But Sarkozy refused to back down, saying the country needed reforms "to meet the challenges imposed on it by the world".
"These reforms have been too long in coming... After so much hesitation, so much procrastination, so many backward steps, we will not surrender and we will not retreat," he said.
Thousands on streets
Al Jazeera's Tim Friend, reported from Paris that thousands of unhappy civil servants and other workers joined transport workers in the strike on Tuesday.
Transport workers are angry over proposed increases in the retirement age while civil servants have protested against Sarkozy's plan not to replace some retiring workers, citing a diminishing purchasing power.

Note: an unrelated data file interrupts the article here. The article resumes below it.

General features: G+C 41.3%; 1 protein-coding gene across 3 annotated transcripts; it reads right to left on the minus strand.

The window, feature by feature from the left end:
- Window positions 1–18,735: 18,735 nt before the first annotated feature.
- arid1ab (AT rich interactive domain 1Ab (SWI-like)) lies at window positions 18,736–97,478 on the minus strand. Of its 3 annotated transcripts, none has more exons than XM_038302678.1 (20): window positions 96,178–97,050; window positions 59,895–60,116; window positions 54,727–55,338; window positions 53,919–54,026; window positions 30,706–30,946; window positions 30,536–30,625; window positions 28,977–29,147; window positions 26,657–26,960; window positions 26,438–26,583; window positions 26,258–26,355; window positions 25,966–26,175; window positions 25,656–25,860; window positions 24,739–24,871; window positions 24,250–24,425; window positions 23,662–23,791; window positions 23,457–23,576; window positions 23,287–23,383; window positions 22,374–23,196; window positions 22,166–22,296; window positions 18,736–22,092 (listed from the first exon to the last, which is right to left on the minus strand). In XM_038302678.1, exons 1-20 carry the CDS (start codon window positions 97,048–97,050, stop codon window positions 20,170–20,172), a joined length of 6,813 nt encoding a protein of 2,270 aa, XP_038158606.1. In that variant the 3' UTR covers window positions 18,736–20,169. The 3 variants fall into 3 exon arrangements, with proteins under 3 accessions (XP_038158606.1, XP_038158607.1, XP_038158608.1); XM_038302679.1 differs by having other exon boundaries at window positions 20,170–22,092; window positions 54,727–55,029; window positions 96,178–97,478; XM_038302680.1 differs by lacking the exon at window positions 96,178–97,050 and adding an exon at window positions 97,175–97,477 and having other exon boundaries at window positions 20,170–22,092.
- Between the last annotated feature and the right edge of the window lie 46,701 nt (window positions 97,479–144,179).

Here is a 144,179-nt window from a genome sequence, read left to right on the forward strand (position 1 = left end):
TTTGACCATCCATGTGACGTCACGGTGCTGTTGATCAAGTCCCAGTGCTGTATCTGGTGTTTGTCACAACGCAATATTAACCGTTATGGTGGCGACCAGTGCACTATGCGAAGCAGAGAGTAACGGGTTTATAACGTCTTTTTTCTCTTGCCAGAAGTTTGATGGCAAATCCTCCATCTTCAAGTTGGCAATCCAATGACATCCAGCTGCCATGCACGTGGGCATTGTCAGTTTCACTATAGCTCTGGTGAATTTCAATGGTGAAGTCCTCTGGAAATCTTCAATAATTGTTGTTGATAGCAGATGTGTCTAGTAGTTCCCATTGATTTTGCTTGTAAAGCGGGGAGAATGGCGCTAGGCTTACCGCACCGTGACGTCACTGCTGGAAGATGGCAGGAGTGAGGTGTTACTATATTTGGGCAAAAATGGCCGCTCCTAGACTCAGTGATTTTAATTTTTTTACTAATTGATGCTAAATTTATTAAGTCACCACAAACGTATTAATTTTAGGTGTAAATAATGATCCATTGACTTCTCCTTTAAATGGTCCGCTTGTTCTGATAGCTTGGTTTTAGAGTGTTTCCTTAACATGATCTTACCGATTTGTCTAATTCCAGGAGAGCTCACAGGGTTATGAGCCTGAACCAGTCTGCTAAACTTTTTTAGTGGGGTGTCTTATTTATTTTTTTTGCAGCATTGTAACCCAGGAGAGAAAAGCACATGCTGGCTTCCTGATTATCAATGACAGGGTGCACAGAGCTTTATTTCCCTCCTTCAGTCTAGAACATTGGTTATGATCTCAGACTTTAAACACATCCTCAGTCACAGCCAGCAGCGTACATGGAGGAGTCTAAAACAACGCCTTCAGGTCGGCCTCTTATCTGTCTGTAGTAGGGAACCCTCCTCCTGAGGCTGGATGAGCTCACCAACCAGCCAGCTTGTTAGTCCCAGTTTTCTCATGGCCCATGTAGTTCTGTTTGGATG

The French public, however, seemed to side with the president, who says that pension rights should be equal for all.
According to the CGT union, some 700,000 people including teachers, customs agents and tax inspectors took to the streets on Tuesday around France, but police estimates were about half of that.
The rail strike has been shown to be unpopular with the French public in opinion polls, but there is also pressure on the government to resolve the matter.
Etienne Schweisguth, a researcher at the Sciences Po school of political sciences in Paris, says Sarkozy is poised to win the battle of wills, which will weaken the opponents of reform.
"If he wins this first test of strength then a bastion will have given way. Unions, workers, leftists will be less disposed to strike in future."